As you may have already read, I went to The Capsule Show on day two (1/23/13). However, more happened that day. Here’s what that was:
I woke up early because I knew Capsule started at 10am and that it took a little bit on the train to get into the city. I left the apartment, stopped at Dunks, ate my food their, and then waited for the train. While waiting, I saw Matt, Steve’s roommate and so we rode into the city together. I got off the train at Broadway/Lafayette because that was one of the locations that Capsule said there would be a shuttle running from. It was a little after 9am and it was about 18 degrees outside. On top of that, after having Dunks, I needed a restroom really badly.
After a short period of looking for a public restroom, I moved on to plan B. Plan B was to take the train to the 23rd street station and walk the few blocks from there to Center 548. This wouldn’t have been that bad a walk, but a) I was freezing cold, and b) I really needed to use the restroom. Finally, after a quick address mix up, I had found Center 548.
I asked if this was where the shuttle for the Capsule show was picking up from. They said it was picking up from there and informed me that in addition, there was a small mens fashion trade show happening at that very location called D&A and that I should check it out. I said I would check it out if there was a restroom and sure enough, there was. So I dropped my business card in the glass bowl provided (the “price of admission”) and ran up the stairs to the show -and the bathroom- on the second floor.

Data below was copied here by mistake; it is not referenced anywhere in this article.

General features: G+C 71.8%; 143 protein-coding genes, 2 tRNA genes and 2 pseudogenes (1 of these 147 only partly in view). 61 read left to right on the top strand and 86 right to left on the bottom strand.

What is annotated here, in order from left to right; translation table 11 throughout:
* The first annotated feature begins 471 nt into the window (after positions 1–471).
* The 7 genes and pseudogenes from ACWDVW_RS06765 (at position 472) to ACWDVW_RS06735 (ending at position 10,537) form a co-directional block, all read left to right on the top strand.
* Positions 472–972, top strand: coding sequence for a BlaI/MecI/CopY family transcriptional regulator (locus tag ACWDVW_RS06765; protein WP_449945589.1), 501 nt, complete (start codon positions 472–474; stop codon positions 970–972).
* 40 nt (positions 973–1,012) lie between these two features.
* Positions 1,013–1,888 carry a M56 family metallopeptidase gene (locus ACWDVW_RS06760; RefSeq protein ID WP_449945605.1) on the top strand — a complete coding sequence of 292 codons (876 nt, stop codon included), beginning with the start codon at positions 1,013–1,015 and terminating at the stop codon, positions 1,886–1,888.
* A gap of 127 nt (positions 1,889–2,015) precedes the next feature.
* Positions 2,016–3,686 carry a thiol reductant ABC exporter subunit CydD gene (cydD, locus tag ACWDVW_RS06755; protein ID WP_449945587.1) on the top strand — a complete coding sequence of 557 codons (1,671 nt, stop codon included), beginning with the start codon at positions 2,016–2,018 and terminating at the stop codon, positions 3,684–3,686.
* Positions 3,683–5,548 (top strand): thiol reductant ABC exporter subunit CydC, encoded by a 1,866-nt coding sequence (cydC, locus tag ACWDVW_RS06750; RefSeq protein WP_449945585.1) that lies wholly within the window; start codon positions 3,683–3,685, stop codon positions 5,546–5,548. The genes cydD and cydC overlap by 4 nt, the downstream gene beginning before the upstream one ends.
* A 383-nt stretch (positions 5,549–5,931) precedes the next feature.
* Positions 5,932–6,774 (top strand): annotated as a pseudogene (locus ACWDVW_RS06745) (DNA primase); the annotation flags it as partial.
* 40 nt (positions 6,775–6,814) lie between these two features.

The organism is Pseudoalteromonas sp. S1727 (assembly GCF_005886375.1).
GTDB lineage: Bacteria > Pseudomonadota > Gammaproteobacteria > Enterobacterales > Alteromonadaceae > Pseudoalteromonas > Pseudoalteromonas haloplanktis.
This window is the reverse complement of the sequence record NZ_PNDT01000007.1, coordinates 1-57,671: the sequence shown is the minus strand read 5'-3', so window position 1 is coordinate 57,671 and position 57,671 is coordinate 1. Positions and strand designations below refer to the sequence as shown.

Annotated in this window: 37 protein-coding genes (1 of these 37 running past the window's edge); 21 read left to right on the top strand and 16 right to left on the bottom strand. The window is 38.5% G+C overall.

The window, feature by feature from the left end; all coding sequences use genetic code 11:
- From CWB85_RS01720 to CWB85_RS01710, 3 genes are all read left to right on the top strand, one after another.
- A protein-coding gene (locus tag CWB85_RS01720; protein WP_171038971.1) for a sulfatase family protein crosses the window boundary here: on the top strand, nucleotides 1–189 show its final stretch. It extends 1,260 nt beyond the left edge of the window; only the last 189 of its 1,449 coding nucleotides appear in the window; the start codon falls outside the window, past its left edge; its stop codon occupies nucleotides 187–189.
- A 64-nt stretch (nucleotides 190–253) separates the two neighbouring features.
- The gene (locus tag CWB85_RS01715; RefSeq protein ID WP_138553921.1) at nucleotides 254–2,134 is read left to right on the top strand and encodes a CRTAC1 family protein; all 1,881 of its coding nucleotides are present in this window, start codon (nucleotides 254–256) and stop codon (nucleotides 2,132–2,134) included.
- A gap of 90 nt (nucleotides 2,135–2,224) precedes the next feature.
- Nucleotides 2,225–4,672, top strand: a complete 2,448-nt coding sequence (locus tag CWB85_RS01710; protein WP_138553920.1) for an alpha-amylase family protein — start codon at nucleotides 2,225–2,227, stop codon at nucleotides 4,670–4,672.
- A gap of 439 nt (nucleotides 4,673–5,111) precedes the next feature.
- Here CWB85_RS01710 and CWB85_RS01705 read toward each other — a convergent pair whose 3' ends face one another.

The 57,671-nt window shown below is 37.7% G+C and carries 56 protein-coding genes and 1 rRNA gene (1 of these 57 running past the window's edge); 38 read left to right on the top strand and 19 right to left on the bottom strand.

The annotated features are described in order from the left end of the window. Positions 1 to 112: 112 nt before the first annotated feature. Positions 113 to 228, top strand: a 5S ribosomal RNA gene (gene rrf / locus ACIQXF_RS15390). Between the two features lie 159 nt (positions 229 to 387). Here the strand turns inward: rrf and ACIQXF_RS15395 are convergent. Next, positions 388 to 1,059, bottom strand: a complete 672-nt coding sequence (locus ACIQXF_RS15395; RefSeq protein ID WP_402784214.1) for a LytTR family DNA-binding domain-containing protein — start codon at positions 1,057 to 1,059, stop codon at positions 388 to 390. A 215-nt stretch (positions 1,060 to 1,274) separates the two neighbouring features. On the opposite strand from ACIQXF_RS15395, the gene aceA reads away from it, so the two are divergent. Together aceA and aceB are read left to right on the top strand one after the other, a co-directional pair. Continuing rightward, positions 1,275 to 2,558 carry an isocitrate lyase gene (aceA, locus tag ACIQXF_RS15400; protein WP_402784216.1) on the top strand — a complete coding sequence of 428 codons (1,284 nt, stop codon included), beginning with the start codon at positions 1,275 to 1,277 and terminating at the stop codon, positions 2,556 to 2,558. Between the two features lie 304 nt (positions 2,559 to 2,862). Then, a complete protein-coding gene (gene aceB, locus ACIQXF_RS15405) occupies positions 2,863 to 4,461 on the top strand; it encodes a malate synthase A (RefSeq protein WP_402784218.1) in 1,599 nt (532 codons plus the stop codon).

After a much needed bathroom break, I took a quick stroll around the small show. I then spoke with Barbara, the curator of the show, who told me to talk with some of the exhibitors, so, that is exactly what I did. After a walking around some more and talking to some people I made my way back downstairs to wait for the shuttle.
Once down there, I was told that a shuttle had just left and that there should be one in 20 minutes. I waited on a stump, literally a stump, that was made into a stool. Next to me was an older woman waiting for a shuttle to Project, another trade show that was taking place in the city. We chatted a bit while we waited and eventually her shuttle came and she left.